My day begins at 7 AM by snoozing my alarm 2-10 times.
I eventually get out of bed (reluctantly), feed my cat, and make 2 almond milk lattes for my boyfriend and me.
We have coffee and lemon water together, and I usually get a good scroll going on Instagram.
I get my butt to my yoga mat to stretch it out anywhere from 5-35 minutes.
Then I get to my computer. The first thing I do is check my TO-DO list from the night before. I like to make a list at the END of the day – when I’m in a flow and know what still needs to get done. Plus, it allows me to shut down my brain at the end of my work day; otherwise I can easily think about work all night (not great for my mental health).
Once I clear on my TO-DOs, I open my calendar. I schedule my week into time blocks, so I know exactly what needs to get done and how long I have budgeted to complete it.
I’ll stop at some point for lunch; I work from home, so I make something delish or head out for lunch with a friend.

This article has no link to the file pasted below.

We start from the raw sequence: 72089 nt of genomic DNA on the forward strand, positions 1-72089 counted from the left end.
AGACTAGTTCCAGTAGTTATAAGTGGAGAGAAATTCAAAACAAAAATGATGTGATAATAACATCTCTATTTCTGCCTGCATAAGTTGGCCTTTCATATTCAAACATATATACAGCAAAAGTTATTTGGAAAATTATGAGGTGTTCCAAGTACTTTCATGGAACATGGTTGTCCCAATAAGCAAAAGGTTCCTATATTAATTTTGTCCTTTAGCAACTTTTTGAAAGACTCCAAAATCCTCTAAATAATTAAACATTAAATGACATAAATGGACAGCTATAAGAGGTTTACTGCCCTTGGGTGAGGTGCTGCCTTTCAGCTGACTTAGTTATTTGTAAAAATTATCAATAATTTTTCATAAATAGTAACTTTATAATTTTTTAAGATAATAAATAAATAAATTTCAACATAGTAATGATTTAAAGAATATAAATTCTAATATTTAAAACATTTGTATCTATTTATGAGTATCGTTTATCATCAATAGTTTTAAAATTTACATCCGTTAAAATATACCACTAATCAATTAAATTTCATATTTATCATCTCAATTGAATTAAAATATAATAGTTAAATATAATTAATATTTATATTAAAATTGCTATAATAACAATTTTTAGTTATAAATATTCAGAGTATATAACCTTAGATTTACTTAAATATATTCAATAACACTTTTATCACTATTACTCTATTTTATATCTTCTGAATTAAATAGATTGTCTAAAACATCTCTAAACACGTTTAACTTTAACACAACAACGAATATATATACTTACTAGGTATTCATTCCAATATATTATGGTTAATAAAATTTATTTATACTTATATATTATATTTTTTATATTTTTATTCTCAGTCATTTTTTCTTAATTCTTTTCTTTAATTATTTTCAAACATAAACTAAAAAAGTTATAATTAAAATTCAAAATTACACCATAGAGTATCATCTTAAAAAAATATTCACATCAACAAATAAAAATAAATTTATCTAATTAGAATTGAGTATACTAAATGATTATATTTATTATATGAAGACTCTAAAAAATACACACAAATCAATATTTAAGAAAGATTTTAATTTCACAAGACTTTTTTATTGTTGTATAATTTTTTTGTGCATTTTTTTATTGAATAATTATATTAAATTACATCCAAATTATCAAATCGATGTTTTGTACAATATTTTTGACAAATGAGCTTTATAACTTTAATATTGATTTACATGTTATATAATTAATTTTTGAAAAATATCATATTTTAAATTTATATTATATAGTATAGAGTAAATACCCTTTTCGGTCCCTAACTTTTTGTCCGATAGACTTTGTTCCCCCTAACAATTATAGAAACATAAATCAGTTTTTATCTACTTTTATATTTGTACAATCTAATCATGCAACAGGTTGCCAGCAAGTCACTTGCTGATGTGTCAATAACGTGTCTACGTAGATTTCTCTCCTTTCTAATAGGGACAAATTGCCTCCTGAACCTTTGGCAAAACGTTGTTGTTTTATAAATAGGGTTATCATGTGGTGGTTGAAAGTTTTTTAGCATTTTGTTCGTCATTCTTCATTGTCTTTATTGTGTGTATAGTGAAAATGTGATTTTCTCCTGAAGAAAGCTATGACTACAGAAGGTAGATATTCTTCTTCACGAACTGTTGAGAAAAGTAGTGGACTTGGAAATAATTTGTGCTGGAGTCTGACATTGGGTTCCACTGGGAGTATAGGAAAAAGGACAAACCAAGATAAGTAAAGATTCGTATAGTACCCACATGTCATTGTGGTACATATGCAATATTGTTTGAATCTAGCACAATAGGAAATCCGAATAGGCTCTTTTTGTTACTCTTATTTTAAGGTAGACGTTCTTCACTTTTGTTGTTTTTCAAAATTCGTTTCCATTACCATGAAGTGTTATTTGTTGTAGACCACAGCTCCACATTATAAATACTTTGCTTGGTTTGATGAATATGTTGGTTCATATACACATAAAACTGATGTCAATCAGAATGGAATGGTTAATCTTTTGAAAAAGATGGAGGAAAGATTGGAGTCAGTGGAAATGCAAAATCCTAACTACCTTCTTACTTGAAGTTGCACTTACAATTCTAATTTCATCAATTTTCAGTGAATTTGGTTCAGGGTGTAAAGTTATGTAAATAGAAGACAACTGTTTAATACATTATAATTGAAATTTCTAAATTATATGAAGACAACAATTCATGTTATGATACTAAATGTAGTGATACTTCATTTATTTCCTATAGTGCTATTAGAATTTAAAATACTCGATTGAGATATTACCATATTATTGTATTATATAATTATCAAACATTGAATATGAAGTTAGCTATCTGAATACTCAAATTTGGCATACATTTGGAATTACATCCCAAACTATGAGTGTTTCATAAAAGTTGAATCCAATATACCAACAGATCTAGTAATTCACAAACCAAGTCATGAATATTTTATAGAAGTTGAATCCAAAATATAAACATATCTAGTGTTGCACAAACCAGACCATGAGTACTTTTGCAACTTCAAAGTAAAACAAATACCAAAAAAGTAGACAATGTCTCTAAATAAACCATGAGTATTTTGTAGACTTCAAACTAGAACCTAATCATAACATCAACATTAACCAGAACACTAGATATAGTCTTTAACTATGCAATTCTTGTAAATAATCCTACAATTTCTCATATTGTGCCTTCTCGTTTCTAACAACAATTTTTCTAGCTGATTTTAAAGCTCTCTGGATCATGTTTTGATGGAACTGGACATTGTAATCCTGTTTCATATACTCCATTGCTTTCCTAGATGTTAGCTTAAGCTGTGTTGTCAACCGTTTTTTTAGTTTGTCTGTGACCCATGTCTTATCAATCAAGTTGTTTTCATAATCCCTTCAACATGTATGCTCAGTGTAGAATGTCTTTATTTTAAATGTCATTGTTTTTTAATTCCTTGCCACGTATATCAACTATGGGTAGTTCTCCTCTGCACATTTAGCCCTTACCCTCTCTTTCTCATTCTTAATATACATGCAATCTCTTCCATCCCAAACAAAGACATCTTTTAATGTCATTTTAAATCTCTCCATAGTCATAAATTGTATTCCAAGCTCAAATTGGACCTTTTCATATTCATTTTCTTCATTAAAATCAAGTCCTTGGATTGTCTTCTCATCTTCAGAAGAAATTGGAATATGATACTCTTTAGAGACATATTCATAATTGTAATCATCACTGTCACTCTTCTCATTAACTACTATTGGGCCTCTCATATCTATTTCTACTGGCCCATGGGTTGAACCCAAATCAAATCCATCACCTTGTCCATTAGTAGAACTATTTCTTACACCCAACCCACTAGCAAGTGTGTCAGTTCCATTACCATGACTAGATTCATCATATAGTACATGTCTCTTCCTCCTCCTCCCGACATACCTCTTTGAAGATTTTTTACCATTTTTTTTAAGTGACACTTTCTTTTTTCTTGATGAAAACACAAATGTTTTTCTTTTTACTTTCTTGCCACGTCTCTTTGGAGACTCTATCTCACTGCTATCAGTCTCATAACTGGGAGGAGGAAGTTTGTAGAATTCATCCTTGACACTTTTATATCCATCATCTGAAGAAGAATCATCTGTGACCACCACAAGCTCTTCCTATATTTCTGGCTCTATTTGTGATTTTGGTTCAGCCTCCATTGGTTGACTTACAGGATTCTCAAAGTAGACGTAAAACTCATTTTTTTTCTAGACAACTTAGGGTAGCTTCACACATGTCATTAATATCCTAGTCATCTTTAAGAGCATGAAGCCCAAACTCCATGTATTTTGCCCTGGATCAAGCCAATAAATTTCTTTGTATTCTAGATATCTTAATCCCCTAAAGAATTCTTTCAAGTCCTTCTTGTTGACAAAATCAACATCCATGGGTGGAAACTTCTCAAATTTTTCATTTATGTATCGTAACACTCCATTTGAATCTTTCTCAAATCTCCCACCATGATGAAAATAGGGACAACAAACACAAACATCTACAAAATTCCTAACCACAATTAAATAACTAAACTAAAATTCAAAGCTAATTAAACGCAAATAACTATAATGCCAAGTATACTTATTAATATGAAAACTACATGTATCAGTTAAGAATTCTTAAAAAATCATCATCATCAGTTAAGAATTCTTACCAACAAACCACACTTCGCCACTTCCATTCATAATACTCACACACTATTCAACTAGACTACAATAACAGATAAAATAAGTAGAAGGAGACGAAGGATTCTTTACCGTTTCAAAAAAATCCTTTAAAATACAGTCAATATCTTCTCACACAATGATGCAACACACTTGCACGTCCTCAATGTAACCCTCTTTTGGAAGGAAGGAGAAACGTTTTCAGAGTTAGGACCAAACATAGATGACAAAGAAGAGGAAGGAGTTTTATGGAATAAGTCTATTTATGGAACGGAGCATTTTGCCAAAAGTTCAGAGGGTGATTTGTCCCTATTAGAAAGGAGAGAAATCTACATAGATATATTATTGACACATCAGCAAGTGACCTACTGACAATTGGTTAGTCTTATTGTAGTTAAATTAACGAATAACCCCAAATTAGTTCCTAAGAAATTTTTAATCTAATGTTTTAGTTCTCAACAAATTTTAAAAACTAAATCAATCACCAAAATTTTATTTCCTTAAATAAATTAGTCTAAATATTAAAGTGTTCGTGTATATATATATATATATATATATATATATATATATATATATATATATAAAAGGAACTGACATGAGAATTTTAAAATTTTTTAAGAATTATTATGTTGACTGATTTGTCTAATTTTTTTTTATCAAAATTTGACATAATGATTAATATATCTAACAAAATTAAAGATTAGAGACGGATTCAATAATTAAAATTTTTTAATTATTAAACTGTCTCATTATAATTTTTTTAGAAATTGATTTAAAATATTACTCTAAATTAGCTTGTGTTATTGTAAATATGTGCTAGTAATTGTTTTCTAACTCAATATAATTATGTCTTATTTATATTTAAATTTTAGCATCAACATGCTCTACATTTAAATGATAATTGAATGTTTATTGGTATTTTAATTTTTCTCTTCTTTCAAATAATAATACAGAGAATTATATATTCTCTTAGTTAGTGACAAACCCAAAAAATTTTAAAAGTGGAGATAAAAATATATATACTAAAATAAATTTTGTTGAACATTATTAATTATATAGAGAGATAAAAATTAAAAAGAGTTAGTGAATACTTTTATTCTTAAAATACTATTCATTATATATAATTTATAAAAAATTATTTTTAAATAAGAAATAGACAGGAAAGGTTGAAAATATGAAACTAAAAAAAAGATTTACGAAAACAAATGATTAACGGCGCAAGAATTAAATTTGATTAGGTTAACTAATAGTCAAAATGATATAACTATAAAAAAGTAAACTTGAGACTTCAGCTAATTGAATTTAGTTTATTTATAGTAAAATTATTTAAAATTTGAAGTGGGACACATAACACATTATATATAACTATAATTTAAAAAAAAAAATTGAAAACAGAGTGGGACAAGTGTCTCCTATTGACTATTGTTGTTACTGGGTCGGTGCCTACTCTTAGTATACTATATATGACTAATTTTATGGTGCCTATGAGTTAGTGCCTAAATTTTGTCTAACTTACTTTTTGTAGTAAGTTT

Back to my desk, and I’ll use the afternoon for more social aspects of my job. I get into some Facebook groups, reach out to online entrepreneurs, get on client calls, etc.
I try to leave my desk around 6 PM, but it’s realistically more like 7 PM.
At this point, I make my TO-DO list for the next day and make some dinner with my boyfriend.
I use the rest of the night to recharge/chill. Then do it again the next day. 🙂
Nothing fancy, but that’s the way I like it.
I love your commitment to wellness – not just physically, but mentally as well. I’m so glad mental health is something that’s becoming a bit less taboo to talk about – but that’s exactly what we need…more people talking about it! On your site you mention how taking care of your physical health has impacted you from within. What inner struggles were you dealing with before, and how has taking care of your body (through nutrition and exercise) affected those?